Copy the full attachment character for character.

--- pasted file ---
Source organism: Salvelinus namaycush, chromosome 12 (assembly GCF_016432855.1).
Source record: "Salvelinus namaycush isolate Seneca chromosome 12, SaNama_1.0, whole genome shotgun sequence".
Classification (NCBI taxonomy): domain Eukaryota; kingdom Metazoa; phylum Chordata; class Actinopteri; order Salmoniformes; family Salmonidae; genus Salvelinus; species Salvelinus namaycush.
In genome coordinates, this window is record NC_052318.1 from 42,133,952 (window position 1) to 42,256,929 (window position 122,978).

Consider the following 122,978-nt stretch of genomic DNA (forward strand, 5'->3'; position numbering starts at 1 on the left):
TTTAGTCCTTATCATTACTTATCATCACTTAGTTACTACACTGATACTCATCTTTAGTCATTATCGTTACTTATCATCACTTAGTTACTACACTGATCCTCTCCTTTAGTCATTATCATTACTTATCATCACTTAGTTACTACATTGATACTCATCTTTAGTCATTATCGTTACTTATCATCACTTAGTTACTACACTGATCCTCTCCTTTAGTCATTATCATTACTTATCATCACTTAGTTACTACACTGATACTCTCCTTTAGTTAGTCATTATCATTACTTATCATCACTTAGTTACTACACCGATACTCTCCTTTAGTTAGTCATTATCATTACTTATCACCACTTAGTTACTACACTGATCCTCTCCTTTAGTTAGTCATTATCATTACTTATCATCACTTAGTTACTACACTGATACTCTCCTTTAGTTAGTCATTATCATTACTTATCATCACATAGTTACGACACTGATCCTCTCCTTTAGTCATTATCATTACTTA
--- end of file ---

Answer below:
Source organism: Salvelinus namaycush, chromosome 12 (assembly GCF_016432855.1).
Source record: "Salvelinus namaycush isolate Seneca chromosome 12, SaNama_1.0, whole genome shotgun sequence".
Classification (NCBI taxonomy): domain Eukaryota; kingdom Metazoa; phylum Chordata; class Actinopteri; order Salmoniformes; family Salmonidae; genus Salvelinus; species Salvelinus namaycush.
In genome coordinates, this window is record NC_052318.1 from 42,133,952 (window position 1) to 42,256,929 (window position 122,978).

Consider the following 122,978-nt stretch of genomic DNA (forward strand, 5'->3'; position numbering starts at 1 on the left):
TTTAGTCCTTATCATTACTTATCATCACTTAGTTACTACACTGATACTCATCTTTAGTCATTATCGTTACTTATCATCACTTAGTTACTACACTGATCCTCTCCTTTAGTCATTATCATTACTTATCATCACTTAGTTACTACATTGATACTCATCTTTAGTCATTATCGTTACTTATCATCACTTAGTTACTACACTGATCCTCTCCTTTAGTCATTATCATTACTTATCATCACTTAGTTACTACACTGATACTCTCCTTTAGTTAGTCATTATCATTACTTATCATCACTTAGTTACTACACCGATACTCTCCTTTAGTTAGTCATTATCATTACTTATCACCACTTAGTTACTACACTGATCCTCTCCTTTAGTTAGTCATTATCATTACTTATCATCACTTAGTTACTACACTGATACTCTCCTTTAGTTAGTCATTATCATTACTTATCATCACATAGTTACGACACTGATCCTCTCCTTTAGTCATTATCATTACTTA